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The Unites States has the highest documented incarceration rates in the world, with an estimated 1.5 million prisoners in state and federal correctional facilities. Race demographics do not mirror those of the general U.S. population, with higher incarceration rates among groups with higher nutrition related chronic disease prevalence. This has caused public health and clinical nutrition related burdens on the U.S. correctional system. Inmates have low socioeconomic status, limited access to healthcare prior to incarceration, and low health literacy. Provision of nutrition education and counseling beginning at diagnosis of chronic kidney disease has been shown to slow disease progression and improve nutritional biomarkers. Clinical RDNs in federal correctional institutions have demonstrated positive outcomes with this high risk population through implementation of medical diets, development of creative education programs and individual counseling.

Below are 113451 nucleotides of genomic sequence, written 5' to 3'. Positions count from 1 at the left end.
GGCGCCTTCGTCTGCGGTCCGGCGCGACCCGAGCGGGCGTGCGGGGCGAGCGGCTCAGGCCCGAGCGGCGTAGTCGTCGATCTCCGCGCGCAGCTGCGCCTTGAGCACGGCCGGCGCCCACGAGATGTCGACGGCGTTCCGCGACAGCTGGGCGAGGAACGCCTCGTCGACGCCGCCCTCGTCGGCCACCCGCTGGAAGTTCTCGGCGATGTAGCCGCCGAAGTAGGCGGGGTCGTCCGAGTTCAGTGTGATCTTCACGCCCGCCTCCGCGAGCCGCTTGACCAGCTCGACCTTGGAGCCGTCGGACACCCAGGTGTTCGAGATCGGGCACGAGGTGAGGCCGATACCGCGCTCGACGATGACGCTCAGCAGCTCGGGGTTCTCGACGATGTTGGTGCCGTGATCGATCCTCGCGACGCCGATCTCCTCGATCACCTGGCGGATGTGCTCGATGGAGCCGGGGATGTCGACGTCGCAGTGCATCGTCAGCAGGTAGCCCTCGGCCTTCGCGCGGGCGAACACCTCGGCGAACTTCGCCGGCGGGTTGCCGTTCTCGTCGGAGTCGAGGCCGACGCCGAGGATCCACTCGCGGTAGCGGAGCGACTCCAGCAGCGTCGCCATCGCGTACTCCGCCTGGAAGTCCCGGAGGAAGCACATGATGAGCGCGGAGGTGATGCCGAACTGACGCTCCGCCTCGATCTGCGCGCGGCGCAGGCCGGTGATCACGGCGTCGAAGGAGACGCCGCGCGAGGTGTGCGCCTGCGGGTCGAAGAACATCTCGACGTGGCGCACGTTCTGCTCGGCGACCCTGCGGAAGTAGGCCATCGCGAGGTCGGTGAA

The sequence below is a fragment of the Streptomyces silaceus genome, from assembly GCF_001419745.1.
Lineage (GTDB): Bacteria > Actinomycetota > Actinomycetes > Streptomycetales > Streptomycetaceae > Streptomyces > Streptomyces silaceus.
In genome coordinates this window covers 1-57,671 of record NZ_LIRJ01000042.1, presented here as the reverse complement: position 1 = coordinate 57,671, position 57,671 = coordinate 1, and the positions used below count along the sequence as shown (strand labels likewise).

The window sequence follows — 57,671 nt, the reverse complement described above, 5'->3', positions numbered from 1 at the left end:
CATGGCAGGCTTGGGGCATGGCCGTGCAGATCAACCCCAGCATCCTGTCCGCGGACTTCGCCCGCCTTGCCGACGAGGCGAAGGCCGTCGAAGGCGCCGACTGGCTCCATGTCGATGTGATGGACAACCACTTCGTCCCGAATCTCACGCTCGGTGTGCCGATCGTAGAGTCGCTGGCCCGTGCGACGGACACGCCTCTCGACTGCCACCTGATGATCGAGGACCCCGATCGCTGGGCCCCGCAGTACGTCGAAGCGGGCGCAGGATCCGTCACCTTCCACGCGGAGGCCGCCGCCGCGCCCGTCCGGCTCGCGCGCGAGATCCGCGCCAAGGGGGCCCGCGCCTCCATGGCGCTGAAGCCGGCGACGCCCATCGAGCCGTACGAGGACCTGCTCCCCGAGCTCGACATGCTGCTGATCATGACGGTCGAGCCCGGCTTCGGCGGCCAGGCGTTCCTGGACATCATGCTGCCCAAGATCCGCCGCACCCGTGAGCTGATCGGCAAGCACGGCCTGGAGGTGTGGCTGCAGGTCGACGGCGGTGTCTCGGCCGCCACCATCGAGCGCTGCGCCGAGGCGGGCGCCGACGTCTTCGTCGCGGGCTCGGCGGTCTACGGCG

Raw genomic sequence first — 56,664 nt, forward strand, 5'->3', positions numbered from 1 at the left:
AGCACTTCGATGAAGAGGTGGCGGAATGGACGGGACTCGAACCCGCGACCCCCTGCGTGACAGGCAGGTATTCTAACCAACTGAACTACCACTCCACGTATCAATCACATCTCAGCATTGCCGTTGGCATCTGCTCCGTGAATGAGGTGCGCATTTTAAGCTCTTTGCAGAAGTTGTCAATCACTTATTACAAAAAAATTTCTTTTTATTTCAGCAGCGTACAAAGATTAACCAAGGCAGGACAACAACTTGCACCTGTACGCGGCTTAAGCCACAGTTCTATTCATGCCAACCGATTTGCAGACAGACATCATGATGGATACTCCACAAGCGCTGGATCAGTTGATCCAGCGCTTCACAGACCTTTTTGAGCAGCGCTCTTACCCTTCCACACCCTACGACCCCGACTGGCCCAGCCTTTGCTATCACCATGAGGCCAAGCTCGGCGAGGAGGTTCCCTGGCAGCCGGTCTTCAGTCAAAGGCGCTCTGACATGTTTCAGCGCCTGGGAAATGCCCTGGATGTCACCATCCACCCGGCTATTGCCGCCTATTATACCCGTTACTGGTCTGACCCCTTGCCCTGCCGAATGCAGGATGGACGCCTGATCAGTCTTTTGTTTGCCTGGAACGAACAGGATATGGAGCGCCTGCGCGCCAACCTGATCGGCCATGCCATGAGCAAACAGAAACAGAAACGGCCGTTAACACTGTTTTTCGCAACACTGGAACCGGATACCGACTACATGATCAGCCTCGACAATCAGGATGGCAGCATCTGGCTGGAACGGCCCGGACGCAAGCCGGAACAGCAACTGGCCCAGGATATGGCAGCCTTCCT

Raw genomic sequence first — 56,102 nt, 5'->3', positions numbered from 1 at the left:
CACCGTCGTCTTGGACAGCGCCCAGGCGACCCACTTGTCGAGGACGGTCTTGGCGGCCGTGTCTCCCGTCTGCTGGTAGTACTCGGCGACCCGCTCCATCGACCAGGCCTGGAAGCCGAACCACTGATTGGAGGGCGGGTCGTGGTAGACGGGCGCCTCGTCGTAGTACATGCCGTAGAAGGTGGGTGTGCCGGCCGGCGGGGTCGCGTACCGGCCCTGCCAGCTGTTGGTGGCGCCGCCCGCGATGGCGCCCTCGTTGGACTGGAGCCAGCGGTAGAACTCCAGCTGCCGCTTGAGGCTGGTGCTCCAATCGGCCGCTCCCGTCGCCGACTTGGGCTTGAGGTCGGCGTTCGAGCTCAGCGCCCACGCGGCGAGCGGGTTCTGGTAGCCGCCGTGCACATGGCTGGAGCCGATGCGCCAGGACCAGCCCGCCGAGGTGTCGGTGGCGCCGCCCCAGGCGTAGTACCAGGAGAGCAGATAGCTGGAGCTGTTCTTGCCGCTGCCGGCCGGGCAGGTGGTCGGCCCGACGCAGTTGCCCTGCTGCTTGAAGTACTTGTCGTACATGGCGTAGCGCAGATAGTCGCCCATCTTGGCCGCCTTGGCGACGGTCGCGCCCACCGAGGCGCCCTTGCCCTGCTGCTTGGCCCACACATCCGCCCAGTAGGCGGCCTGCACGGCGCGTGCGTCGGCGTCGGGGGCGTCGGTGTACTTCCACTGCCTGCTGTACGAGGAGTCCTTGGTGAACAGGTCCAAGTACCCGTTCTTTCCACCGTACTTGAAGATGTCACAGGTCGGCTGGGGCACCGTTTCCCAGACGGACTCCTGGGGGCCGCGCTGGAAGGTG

CPE Level: 2
Learning Codes: 5340, 4040, 3020
- Identify public health nutrition challenges caused by expanded incarceration rates.
- Recognize opportunities for nutrition interventions within the correctional setting that are targeted to this low health literacy population.
- Describe specific evidence-based approaches to improve current practice.
- Julie Driscoll, RDN, CSG, CSR, LDN
- Mitchel Holliday, MS, MSED, RDN, CDE, FAND